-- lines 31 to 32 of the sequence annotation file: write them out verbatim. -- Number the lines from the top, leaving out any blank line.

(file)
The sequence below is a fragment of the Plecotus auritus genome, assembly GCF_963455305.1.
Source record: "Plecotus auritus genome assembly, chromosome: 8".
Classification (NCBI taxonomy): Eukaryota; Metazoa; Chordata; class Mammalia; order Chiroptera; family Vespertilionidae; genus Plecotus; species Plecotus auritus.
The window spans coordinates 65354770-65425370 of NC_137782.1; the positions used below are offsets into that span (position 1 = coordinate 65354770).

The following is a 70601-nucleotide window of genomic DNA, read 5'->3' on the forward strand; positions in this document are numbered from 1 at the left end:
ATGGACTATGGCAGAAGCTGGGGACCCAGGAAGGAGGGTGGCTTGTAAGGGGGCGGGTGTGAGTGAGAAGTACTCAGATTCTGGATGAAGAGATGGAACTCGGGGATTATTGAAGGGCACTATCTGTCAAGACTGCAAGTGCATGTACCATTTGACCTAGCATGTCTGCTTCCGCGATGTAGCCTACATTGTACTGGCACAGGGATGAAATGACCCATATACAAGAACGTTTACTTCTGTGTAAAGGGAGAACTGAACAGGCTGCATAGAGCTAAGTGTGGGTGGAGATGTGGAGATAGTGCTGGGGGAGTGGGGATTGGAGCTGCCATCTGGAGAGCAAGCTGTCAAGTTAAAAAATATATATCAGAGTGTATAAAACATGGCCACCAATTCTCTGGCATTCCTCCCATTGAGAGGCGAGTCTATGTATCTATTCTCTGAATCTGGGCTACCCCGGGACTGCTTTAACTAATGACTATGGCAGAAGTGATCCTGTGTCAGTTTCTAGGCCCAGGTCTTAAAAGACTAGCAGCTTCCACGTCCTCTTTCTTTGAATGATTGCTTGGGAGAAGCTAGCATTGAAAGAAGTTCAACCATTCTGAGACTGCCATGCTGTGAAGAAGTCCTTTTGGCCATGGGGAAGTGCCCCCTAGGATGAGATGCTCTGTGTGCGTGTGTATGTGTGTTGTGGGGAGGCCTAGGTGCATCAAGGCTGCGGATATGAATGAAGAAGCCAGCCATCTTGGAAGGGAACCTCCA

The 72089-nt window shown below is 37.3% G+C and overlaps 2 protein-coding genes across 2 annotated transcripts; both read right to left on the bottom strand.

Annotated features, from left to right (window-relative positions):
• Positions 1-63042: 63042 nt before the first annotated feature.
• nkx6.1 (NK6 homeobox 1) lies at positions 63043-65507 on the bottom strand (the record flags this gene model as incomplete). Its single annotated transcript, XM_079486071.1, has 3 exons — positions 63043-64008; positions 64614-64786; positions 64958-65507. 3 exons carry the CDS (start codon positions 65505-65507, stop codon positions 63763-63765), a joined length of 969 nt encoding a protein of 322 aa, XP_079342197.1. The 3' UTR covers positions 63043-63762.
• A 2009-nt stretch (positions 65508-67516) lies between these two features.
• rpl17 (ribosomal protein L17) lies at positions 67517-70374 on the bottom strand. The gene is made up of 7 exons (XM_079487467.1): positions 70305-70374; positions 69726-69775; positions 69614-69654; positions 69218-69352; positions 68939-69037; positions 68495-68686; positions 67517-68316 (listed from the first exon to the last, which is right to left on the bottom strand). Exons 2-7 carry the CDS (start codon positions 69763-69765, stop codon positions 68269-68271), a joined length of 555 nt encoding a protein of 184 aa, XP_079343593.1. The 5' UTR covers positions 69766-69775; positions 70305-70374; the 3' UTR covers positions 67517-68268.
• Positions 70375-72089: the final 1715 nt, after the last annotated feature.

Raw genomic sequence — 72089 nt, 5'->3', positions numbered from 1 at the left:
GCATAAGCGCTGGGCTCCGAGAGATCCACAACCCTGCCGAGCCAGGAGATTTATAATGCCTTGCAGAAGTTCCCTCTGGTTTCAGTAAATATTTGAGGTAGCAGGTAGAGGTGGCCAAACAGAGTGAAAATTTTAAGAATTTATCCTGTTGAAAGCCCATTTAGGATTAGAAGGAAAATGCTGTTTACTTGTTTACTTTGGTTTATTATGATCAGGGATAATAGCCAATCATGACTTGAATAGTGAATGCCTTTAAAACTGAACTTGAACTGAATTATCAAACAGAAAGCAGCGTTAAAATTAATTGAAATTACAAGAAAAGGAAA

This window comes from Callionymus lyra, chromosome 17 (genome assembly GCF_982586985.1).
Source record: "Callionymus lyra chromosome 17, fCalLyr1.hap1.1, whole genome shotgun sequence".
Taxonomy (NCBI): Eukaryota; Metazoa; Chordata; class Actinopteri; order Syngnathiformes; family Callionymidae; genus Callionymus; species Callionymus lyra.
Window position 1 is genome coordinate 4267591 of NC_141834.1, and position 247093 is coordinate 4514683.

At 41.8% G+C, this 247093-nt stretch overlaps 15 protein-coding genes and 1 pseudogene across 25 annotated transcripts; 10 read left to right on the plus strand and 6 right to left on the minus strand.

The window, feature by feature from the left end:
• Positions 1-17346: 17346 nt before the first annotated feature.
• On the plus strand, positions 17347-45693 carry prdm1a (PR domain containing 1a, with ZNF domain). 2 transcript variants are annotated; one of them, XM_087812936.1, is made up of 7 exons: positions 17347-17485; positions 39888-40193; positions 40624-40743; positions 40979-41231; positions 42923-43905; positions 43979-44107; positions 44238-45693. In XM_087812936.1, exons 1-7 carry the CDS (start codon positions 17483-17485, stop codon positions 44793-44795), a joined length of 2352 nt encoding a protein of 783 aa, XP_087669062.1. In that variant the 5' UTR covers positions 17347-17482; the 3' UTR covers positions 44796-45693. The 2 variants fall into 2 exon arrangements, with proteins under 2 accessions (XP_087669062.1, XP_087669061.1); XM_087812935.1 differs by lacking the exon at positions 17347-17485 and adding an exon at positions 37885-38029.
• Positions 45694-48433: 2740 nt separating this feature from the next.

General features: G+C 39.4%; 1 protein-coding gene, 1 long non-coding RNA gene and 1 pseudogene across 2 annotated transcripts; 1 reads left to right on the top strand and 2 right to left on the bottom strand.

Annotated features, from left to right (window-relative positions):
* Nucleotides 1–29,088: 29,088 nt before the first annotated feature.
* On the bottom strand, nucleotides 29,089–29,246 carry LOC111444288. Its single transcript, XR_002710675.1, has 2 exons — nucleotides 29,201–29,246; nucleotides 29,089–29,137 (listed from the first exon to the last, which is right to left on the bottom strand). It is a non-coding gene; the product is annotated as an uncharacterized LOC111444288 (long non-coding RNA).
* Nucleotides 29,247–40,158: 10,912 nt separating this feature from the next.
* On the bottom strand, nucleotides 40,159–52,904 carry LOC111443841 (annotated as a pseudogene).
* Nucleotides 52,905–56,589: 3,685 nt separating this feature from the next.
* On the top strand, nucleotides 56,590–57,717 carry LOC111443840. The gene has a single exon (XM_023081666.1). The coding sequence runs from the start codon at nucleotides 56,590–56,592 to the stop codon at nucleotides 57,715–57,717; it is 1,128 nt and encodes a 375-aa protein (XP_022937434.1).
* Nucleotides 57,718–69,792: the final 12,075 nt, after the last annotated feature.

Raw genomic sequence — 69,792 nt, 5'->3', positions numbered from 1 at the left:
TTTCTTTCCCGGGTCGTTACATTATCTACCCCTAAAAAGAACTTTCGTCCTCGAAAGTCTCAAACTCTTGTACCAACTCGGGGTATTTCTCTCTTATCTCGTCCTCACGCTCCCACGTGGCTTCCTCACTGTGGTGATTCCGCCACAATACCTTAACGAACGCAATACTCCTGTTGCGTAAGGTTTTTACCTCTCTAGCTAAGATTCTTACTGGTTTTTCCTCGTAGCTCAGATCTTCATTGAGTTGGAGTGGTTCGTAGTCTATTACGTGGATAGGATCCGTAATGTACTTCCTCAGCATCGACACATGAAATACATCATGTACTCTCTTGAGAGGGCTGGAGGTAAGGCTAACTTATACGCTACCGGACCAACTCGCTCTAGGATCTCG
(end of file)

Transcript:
* Nucleotides 52,905–56,589: 3,685 nt separating this feature from the next.
* On the top strand, nucleotides 56,590–57,717 carry LOC111443840. The gene has a single exon (XM_023081666.1). The coding sequence runs from the start codon at nucleotides 56,590–56,592 to the stop codon at nucleotides 57,715–57,717; it is 1,128 nt and encodes a 375-aa protein (XP_022937434.1).